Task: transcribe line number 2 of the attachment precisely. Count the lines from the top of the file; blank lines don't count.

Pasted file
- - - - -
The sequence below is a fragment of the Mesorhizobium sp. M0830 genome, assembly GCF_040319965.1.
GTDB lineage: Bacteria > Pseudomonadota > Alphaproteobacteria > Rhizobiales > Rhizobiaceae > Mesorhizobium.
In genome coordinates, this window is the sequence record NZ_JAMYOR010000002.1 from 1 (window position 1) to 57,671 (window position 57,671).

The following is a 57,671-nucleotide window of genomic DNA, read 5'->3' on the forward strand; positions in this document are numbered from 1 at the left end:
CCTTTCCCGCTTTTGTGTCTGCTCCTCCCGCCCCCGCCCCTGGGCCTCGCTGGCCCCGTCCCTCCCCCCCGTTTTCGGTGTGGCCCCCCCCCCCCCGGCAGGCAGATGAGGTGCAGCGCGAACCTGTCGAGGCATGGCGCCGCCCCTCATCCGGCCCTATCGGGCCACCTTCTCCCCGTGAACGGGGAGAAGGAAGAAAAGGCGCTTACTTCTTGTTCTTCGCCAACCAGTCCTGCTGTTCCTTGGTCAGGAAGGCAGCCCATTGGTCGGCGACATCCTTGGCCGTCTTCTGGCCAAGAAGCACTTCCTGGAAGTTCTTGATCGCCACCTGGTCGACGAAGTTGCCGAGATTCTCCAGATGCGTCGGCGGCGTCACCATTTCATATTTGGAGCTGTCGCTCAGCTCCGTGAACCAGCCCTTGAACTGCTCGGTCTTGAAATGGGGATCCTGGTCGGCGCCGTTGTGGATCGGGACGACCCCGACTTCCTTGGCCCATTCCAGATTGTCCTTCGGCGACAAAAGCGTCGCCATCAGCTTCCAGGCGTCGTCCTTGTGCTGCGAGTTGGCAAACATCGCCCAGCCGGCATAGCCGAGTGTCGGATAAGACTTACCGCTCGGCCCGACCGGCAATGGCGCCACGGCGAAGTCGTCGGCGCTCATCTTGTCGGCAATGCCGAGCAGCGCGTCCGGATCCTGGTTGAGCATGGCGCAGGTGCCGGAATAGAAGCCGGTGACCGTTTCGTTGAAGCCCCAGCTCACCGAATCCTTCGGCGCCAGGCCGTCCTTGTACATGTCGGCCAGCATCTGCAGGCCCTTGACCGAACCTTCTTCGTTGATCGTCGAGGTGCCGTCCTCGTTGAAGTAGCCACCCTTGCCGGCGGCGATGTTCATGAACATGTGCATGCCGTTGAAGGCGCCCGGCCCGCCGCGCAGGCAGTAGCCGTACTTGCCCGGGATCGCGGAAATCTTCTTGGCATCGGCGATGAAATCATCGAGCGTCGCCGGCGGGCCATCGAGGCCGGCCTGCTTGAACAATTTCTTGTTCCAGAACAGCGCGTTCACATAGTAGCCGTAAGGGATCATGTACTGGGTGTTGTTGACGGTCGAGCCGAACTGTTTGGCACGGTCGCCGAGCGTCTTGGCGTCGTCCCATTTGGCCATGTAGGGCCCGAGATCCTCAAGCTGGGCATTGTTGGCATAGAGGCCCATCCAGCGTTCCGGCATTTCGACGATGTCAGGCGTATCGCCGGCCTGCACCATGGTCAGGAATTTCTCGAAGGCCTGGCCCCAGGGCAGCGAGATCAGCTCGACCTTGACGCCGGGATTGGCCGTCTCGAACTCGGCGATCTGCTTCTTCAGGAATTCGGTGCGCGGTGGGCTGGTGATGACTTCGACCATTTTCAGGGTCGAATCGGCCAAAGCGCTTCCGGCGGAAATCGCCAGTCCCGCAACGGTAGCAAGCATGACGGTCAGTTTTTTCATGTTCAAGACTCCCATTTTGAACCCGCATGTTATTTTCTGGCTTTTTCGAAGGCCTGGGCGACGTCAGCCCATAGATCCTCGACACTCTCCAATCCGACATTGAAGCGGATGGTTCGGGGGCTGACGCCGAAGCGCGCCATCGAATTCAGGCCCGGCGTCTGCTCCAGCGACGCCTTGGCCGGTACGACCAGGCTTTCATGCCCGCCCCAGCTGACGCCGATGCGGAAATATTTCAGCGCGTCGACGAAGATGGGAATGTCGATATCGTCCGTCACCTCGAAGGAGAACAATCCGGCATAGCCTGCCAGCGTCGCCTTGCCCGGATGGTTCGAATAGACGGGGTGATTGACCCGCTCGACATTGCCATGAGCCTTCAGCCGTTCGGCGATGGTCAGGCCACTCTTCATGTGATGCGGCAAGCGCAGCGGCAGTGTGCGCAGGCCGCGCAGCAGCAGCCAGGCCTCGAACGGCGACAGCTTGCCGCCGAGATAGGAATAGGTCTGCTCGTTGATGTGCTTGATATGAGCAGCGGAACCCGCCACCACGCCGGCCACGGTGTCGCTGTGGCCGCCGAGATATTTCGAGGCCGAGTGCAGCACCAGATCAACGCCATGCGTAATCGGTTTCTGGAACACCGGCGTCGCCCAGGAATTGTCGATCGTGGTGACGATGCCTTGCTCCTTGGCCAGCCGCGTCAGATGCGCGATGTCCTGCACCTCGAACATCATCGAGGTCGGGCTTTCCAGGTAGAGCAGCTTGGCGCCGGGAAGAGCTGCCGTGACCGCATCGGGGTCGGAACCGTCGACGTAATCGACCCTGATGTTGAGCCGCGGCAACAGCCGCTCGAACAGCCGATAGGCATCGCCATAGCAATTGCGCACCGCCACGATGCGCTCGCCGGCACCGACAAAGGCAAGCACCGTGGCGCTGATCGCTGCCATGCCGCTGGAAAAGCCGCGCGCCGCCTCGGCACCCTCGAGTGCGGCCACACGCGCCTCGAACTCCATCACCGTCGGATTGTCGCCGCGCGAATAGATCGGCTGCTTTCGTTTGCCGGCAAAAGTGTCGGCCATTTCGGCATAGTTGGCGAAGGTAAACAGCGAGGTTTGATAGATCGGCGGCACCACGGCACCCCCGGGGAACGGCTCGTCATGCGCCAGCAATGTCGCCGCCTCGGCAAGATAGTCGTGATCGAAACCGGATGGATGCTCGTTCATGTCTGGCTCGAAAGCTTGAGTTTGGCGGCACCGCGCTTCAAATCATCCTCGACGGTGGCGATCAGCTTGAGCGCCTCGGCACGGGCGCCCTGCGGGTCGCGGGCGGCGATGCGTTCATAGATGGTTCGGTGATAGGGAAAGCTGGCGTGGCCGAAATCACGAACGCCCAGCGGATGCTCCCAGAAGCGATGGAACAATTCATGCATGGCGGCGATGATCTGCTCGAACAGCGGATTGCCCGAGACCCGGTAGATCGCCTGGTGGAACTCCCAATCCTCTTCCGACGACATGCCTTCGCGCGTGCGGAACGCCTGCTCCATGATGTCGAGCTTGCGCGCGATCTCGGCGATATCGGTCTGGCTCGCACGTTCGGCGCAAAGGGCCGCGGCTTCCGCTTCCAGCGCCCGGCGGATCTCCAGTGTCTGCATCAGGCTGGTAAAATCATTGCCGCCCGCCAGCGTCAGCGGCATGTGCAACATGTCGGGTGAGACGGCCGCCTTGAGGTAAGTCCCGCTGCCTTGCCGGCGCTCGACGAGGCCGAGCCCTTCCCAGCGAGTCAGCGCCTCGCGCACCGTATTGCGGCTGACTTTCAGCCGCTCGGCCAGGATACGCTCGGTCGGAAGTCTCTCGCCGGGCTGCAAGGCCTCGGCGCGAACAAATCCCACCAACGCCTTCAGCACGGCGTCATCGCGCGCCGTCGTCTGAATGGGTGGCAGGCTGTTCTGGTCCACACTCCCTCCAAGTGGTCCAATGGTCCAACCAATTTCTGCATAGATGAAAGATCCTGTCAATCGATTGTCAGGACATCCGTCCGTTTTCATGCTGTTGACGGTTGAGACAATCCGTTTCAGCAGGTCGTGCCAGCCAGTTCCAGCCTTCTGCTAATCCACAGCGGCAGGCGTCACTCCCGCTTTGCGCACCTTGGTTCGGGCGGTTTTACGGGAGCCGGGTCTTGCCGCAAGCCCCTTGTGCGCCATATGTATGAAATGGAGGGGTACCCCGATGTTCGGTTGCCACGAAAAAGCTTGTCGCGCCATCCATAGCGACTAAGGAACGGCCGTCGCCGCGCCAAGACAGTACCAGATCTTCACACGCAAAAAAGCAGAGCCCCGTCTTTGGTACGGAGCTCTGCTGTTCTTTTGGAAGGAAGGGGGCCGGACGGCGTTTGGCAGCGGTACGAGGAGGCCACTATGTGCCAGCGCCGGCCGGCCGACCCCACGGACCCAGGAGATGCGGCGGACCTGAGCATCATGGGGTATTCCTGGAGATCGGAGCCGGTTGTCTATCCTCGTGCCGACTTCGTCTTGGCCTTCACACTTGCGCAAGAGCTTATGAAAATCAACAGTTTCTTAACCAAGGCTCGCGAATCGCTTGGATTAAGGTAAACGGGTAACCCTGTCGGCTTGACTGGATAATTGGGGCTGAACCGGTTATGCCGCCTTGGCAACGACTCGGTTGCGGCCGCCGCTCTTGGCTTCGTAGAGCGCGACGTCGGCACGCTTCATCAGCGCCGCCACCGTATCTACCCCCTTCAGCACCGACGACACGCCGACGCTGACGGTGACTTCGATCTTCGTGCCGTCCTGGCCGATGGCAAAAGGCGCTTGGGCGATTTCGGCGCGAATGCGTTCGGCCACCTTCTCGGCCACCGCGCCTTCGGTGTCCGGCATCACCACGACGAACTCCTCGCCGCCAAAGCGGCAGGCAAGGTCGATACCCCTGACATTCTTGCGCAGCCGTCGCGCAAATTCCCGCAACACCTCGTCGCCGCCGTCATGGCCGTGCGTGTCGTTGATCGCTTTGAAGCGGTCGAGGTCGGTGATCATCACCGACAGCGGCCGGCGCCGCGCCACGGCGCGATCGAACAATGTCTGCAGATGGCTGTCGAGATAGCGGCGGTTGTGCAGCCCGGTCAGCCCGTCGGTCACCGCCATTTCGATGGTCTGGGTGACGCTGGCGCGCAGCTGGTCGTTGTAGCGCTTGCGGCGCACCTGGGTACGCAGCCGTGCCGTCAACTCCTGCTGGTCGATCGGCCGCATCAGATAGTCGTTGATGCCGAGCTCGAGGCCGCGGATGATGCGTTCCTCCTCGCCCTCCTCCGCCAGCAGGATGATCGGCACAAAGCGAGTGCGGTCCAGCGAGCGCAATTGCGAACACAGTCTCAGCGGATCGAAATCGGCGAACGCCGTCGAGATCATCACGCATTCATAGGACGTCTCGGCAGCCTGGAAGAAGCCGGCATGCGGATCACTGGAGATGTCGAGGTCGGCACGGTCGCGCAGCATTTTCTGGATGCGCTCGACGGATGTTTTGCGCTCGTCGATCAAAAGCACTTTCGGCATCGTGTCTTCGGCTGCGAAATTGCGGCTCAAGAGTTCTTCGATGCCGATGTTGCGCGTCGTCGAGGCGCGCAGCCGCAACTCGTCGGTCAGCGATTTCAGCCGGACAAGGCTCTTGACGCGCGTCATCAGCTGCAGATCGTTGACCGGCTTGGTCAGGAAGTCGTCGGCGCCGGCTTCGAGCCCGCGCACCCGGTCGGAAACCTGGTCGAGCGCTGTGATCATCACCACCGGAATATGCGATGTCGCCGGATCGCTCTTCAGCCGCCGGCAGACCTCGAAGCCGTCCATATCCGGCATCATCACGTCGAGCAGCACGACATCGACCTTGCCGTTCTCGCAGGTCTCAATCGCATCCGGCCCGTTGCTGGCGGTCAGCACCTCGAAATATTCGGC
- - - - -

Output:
GTDB lineage: Bacteria > Pseudomonadota > Alphaproteobacteria > Rhizobiales > Rhizobiaceae > Mesorhizobium.